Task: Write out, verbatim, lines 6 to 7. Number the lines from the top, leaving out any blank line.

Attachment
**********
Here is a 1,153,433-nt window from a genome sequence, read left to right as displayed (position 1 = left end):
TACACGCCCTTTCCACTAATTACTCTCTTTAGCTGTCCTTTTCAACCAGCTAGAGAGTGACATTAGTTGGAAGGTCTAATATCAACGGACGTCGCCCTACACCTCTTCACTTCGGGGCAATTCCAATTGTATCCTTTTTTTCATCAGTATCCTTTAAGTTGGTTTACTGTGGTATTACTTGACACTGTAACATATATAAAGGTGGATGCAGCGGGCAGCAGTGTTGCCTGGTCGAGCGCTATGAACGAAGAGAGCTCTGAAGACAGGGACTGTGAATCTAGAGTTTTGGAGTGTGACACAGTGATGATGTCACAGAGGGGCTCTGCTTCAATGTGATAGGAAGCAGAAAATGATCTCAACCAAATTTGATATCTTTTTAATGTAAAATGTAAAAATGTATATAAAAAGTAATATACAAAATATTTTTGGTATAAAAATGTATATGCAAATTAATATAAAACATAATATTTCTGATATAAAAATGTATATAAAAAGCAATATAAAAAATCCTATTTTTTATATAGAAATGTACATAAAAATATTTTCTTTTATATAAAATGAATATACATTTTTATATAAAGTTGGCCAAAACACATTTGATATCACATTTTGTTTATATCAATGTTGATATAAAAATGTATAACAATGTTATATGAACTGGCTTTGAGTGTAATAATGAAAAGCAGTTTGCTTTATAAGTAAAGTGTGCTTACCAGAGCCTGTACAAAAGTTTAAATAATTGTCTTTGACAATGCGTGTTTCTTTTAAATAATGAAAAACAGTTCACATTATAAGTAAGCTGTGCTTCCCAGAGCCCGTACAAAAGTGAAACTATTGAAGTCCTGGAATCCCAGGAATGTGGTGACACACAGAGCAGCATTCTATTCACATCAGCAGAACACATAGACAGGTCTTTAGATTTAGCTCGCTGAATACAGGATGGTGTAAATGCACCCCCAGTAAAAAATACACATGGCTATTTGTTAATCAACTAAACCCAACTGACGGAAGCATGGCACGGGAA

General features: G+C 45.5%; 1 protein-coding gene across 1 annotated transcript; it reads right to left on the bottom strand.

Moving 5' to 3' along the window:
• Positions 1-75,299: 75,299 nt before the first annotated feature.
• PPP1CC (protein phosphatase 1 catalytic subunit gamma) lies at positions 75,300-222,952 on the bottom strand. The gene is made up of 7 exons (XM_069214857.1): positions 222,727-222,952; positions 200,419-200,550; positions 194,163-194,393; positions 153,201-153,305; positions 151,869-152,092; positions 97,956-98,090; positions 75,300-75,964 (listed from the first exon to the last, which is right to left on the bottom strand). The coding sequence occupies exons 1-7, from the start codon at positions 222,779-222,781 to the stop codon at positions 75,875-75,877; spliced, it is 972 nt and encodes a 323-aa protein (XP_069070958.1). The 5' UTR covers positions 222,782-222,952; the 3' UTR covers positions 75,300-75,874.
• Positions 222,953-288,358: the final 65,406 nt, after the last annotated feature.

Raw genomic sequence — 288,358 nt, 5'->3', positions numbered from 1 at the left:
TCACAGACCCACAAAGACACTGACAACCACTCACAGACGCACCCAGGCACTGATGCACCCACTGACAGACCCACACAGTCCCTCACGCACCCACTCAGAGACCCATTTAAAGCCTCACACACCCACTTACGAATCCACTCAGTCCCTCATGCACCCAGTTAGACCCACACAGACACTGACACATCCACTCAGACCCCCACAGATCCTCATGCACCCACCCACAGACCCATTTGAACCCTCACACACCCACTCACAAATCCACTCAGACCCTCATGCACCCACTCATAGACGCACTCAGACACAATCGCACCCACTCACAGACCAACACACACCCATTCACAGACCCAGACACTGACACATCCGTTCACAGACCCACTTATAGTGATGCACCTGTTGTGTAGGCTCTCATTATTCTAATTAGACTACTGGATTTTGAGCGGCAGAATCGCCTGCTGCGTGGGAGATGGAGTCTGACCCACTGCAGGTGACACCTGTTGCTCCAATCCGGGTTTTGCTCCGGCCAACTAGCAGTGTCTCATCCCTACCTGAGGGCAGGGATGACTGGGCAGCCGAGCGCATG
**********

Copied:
• PPP1CC (protein phosphatase 1 catalytic subunit gamma) lies at positions 75,300-222,952 on the bottom strand. The gene is made up of 7 exons (XM_069214857.1): positions 222,727-222,952; positions 200,419-200,550; positions 194,163-194,393; positions 153,201-153,305; positions 151,869-152,092; positions 97,956-98,090; positions 75,300-75,964 (listed from the first exon to the last, which is right to left on the bottom strand). The coding sequence occupies exons 1-7, from the start codon at positions 222,779-222,781 to the stop codon at positions 75,875-75,877; spliced, it is 972 nt and encodes a 323-aa protein (XP_069070958.1). The 5' UTR covers positions 222,782-222,952; the 3' UTR covers positions 75,300-75,874.
• Positions 222,953-288,358: the final 65,406 nt, after the last annotated feature.